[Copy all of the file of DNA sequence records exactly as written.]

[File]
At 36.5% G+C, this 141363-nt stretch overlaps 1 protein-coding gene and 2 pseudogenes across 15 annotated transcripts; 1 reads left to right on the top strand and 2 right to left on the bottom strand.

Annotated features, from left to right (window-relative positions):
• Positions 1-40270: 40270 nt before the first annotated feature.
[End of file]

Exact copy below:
At 36.5% G+C, this 141363-nt stretch overlaps 1 protein-coding gene and 2 pseudogenes across 15 annotated transcripts; 1 reads left to right on the top strand and 2 right to left on the bottom strand.

Annotated features, from left to right (window-relative positions):
• Positions 1-40270: 40270 nt before the first annotated feature.